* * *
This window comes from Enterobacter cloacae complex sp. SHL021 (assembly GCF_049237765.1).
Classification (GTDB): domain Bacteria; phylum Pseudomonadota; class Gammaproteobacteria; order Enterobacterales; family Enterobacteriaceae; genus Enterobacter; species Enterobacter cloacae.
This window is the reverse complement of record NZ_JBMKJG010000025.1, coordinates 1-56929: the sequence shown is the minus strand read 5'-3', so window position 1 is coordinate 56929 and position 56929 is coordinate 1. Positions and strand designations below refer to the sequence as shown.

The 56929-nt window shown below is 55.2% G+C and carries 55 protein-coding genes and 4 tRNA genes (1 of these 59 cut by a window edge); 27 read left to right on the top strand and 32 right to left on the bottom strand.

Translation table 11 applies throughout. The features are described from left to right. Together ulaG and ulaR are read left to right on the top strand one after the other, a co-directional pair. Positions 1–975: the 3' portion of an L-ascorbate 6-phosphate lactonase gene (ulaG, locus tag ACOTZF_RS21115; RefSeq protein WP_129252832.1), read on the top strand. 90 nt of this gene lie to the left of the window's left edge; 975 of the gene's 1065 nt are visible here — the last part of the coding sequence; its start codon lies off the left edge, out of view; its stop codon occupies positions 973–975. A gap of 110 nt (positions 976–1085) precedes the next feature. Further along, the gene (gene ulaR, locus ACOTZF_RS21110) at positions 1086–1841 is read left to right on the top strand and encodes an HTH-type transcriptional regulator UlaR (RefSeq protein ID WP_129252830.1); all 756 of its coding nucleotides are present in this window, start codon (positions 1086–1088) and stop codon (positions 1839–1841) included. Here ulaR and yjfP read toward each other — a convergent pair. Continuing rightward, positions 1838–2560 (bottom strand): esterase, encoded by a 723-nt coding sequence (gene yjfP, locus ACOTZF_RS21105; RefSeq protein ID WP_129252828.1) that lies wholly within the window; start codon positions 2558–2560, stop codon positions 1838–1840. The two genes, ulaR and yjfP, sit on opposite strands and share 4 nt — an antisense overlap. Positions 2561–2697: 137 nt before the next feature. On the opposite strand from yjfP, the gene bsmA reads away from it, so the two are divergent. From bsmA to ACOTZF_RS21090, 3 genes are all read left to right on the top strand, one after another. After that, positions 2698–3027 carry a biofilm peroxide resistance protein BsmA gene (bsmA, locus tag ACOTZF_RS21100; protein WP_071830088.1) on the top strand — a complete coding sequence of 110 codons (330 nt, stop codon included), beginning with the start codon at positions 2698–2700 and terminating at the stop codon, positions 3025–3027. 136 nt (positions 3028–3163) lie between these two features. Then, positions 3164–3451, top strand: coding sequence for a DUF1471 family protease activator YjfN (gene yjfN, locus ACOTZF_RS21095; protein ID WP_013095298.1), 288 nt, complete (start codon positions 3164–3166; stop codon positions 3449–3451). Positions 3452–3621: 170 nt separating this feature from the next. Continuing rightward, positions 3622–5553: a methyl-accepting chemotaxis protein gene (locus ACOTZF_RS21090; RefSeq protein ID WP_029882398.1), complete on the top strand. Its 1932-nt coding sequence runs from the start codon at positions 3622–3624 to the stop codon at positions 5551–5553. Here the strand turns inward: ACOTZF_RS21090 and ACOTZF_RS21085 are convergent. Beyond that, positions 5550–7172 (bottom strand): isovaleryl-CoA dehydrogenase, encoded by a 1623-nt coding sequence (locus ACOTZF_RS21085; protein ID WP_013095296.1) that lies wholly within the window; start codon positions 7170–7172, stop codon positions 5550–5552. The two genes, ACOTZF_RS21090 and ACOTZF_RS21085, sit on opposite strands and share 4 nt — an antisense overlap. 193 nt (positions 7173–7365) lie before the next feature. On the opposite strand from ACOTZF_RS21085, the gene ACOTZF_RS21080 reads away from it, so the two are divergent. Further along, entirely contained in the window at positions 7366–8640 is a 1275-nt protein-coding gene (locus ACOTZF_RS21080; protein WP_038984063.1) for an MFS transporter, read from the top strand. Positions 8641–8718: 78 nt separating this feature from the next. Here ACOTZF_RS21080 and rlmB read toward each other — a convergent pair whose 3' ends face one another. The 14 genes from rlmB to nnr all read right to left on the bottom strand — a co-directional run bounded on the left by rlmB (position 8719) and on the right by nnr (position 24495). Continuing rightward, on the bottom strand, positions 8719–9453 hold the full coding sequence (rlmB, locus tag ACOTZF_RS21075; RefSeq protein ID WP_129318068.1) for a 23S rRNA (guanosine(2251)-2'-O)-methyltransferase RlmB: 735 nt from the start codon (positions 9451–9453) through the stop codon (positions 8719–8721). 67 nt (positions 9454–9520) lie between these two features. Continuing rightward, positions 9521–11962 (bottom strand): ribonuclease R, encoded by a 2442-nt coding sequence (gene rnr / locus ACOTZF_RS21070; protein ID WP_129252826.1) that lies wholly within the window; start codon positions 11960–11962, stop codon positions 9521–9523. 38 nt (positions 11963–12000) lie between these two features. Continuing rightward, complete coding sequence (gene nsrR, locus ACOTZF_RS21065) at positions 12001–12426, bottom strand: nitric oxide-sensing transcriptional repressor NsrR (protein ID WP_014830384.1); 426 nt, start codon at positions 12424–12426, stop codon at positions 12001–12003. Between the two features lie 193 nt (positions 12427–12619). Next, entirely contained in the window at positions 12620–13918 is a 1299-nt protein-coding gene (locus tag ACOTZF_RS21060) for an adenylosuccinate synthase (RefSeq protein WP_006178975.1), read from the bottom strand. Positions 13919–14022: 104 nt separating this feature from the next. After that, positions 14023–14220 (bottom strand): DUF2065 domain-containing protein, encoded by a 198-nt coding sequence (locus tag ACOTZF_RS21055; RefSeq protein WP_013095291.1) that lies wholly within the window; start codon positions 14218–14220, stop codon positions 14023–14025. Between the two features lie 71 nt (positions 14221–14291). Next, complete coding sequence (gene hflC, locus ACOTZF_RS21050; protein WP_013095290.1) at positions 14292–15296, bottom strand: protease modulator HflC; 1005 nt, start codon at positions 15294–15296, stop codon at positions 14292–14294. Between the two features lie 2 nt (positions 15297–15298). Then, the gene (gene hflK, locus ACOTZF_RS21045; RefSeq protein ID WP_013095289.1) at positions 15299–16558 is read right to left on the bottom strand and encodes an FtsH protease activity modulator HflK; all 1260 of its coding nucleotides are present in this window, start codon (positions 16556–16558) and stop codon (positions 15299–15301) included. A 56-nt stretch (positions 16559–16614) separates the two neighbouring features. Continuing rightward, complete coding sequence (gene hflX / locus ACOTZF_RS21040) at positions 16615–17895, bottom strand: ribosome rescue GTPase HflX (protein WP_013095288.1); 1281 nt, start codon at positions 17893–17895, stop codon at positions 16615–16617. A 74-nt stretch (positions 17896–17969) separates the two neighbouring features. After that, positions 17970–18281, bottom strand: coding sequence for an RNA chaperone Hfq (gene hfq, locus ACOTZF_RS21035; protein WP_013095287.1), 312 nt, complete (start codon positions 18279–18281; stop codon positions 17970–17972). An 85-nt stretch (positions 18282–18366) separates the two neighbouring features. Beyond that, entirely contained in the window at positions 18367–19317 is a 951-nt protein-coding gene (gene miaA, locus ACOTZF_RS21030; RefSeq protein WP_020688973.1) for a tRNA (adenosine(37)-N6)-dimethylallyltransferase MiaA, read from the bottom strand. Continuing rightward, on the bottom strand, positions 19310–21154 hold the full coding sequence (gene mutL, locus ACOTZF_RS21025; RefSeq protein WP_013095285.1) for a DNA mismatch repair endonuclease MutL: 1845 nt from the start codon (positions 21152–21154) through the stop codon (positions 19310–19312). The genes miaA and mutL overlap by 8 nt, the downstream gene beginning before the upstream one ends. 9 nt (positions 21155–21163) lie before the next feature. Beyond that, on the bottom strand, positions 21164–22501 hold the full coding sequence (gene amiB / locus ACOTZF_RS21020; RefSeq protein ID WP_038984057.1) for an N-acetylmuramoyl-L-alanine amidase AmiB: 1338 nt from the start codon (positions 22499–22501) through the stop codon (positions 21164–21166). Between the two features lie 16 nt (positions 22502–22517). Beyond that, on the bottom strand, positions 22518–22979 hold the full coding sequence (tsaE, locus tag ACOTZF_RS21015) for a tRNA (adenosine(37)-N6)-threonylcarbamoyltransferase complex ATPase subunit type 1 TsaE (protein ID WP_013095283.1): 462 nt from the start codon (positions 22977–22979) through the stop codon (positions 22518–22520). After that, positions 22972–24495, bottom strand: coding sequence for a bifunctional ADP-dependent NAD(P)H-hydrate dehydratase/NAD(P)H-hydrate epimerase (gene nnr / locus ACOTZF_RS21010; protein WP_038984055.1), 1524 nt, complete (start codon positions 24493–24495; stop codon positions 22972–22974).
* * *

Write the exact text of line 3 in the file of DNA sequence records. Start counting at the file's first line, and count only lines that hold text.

This window is the reverse complement of record NZ_JBMKJG010000025.1, coordinates 1-56929: the sequence shown is the minus strand read 5'-3', so window position 1 is coordinate 56929 and position 56929 is coordinate 1. Positions and strand designations below refer to the sequence as shown.